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 Post subject: GMAT Overlapping SetsPosted: Thu Aug 18, 2011 6:52 pm

Joined: Sun May 30, 2010 3:15 am
Posts: 424
In a group of 100 people, 40 study English and 30 study French. The number of people in the group who study neither language is twice the number of people who study both. How many people in the group study both languages?
A. 10
B. 20
C. 26
D. 30
E. 34

(D) Here we will use the formula for Set Overlap. The general formula when there are two groups is:
Total Number of Different People = (# in Group 1) + (# in Group 2) + (# in Neither Group) – (# in Both Groups).

The reason we subtract out the number of people in both groups is that they have been counted twice unless we subtract them out.

Let’s define some variables here:
T = Total number of people.
E = Number of people who study English.
F = Number of people who study French.
N = Number of people who study neither language.
B = Number of people who study both languages.
Using these variables we can now write the equation:
T = E + F + NB.

We are given numbers for T, E, and F, and we are told that N = 2B.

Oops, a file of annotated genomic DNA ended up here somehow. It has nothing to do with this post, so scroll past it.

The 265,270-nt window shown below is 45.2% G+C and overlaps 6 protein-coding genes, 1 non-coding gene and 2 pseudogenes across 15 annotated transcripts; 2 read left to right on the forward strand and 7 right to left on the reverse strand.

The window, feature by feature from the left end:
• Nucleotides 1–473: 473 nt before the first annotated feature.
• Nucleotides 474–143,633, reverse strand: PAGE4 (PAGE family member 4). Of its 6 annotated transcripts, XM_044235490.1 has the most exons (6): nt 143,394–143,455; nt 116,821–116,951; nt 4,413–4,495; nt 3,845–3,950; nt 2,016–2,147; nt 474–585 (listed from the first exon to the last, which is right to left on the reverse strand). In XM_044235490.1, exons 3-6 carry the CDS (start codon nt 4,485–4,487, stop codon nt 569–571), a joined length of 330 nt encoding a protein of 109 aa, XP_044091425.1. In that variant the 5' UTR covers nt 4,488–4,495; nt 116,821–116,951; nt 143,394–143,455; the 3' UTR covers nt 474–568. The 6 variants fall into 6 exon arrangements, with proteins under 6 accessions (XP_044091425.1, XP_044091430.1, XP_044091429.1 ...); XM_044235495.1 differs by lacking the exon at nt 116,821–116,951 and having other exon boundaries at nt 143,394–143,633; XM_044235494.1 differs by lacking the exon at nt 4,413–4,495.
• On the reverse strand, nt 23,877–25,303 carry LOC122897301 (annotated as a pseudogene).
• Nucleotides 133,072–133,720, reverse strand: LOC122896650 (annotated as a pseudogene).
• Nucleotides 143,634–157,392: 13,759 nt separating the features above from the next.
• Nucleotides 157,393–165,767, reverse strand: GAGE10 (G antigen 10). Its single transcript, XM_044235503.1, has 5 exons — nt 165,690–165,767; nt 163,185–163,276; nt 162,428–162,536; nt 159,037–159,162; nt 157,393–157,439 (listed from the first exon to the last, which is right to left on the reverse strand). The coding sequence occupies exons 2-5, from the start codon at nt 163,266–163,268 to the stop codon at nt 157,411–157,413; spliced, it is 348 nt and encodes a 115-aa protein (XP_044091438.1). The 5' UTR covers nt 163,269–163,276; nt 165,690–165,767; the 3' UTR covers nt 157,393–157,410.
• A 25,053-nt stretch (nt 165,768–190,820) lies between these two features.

Let’s substitute these into our equation and solve:
T = E + F + NB
100 = 40 + 30 + 2BB
B = 30.
The correct answer is choice (D).
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Shouldn't the correct answer for this questions be A, 10 people who study both languages. If there is a 100 total people: 40 study English and 30 study French which is 70 leaving 30 left over. Of that 30 the # of people who DO NOT study either is twice as many as those that study both; which to satisfy that statement would mean 20 study neither and 10 study both. Is that not correct?

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 Post subject: Re: GMAT Overlapping SetsPosted: Thu Aug 18, 2011 7:12 pm

Joined: Sun May 30, 2010 2:23 am
Posts: 498
questioner wrote:
Is that not correct?
The would have been correct if the question statement has been saying " ... 40 study ONLY English and 30 study ONLY French ...".

In the above question some of the 40 students, who study English, study French as well. The same goes for the 30 students, who study French. Those are students, who study the both languages.

The set of such students is the intersection of the "study English" and "study French" sets. You can easily see it on the Venn diagram for this question:

When we plug in the numbers, we get the following:

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